Nawar al-Awlaki, a US citizen, was killed in Donald Trump’s first military raid.

Barzan Mohammad Abdallah Mabkhout Al Amir, then 10 years old, was the only member of his immediate family to survive the Yakla attack. 

“We were all asleep when we suddenly heard the shooting,” he told the report’s authors. “Our mother gathered us in one room to protect us. My grandfather was immediately killed after he left the house. The house collapsed and my mother, father, and siblings were all killed.”

After denying that the raid killed any civilians — standard US operating procedure — and calling the attack “very successful” despite the death of a Navy SEAL, American officials belatedly conceded that civilians including children were “likely killed.” CENTCOM, however, blamed AQAP for allegedly “hiding women and children within militant operating areas and terrorist camps.”

The Mwatana report notes that “regardless of which president or party controlled the White House, the United States has never fully investigated the civilian cost of its operations in Yemen, has never taken sufficient steps to review the efficacy of these operations, and has never provided civilian victims the acknowledgment, apology, and reparations they are owed.” 

To remedy this, the report recommends US officials “abide by all applicable international law requirements” regarding the use of force in civilian areas; “robustly investigate” reports of civilian harm; acknowledge, apologize, and compensate when US forces kill or injure civilians; and cooperate with United Nations and other investigations. 

These steps, the report says, “can go a long way towards disrupting cycles of violence.”

“For years, the US has contributed to fueling and furthering conflict in Yemen,” it states. “It is entirely possible to change course.”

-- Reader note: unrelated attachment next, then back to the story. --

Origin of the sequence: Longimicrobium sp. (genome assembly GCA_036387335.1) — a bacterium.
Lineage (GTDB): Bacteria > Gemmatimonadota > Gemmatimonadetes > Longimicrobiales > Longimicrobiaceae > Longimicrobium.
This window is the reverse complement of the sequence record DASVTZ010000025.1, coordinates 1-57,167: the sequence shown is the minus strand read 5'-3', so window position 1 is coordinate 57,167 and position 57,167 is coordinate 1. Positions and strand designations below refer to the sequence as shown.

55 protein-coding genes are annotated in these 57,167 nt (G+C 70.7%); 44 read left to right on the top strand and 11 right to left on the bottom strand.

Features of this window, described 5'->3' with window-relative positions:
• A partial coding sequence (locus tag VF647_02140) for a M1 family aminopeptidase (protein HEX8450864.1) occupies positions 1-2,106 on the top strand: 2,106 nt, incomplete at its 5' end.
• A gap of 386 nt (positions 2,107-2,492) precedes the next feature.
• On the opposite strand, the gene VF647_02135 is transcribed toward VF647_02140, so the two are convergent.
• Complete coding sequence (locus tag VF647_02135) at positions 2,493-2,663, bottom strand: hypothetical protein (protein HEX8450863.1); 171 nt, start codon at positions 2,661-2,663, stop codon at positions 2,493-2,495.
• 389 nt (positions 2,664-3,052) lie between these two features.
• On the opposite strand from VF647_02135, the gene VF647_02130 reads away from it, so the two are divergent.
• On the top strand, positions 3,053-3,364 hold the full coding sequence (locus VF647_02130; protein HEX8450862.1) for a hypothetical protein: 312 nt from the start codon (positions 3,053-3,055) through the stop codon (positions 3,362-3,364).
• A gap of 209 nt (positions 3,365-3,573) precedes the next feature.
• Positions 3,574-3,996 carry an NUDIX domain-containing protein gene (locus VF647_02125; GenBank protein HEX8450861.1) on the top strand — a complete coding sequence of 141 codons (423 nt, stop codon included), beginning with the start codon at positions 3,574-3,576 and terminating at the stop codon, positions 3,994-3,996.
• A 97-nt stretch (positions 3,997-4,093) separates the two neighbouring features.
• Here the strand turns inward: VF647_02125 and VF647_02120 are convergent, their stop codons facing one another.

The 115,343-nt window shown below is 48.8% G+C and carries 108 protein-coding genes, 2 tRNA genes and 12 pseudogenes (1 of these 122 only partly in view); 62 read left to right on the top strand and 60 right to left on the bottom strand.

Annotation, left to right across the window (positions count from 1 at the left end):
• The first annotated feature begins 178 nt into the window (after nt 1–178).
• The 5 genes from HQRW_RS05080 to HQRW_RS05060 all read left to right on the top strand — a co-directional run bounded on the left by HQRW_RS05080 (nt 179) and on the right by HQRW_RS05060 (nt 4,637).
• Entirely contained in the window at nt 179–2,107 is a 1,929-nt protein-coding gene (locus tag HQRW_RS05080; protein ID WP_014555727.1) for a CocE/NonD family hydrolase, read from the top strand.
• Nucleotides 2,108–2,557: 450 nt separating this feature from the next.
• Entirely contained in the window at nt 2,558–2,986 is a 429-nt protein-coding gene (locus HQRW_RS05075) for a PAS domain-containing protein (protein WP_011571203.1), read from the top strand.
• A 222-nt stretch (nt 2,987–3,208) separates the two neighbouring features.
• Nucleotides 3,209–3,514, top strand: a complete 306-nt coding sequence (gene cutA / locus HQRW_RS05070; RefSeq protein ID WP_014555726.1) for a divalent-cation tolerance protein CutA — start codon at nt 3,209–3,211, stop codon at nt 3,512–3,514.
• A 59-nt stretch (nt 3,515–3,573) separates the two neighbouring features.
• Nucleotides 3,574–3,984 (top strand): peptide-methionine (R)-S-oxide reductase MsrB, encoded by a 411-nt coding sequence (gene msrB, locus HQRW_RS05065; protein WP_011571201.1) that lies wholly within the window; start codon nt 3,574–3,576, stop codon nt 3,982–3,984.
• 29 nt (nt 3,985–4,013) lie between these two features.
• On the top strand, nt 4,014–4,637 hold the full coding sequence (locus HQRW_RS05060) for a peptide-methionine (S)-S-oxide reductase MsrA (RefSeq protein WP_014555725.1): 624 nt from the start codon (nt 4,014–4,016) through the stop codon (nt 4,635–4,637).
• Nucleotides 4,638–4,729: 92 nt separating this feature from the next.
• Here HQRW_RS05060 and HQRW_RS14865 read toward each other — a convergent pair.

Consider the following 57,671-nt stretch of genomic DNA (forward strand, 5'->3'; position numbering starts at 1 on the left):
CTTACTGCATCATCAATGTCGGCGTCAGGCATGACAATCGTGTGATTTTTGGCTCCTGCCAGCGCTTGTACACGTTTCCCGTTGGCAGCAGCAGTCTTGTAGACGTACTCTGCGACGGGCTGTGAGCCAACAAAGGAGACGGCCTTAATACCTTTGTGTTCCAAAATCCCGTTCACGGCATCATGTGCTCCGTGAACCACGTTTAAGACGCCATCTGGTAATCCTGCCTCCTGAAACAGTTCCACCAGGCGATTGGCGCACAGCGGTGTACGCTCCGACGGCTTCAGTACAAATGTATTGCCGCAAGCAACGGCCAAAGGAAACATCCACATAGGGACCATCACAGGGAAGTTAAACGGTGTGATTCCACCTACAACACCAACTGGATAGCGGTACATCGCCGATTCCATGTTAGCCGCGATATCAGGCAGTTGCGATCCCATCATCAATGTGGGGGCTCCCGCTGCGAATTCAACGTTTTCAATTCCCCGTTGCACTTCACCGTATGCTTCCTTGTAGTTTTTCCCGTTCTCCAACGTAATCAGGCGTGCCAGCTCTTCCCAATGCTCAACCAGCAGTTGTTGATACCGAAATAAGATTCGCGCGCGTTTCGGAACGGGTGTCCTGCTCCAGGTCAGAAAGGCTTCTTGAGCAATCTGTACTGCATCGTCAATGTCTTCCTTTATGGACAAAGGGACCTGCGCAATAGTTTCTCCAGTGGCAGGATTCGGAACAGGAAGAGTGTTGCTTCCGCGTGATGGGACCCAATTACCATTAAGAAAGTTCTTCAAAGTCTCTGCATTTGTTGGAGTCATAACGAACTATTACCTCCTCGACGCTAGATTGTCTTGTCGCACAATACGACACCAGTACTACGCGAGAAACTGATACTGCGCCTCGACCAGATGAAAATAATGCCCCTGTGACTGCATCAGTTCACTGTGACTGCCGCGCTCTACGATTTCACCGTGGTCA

American military operations in Yemen occur alongside the much larger — and deadlier — US-backed Saudi-led war against Houthi militants. According to the U.N. Office for the Coordination of Humanitarian Affairs, the nearly seven-year conflict — widely recognized as the world’s worst humanitarian crisis — has directly or indirectly claimed at least 233,000 lives. Other UN agencies warned last month that more than two million Yemeni children under the age of five would likely suffer acute malnutrition this year and as many as 400,000 of them could die if not quickly given desperately needed treatment.

A report published Wednesday by the international charity Save the Children revealed that children made up around a quarter of the war’s casualties in the years 2018 to 2020. 

“If the Biden administration were to adopt the recommendations outlined in this report, it would constitute a significant step towards transforming the United States’ relationship to Yemen,” it concludes. “In the end, the best approach the US can take towards Yemen is beginning to listen, heed, and support the many Yemenis already working to build a country that centers rights respect, peace, and justice.”

Brett Wilkins is is staff writer for Common Dreams. Based in San Francisco, his work covers issues of social justice, human rights and war and peace. This originally appeared at CommonDreams.

Yemeni Men Appeal US Drone Attack Case to Highest German Court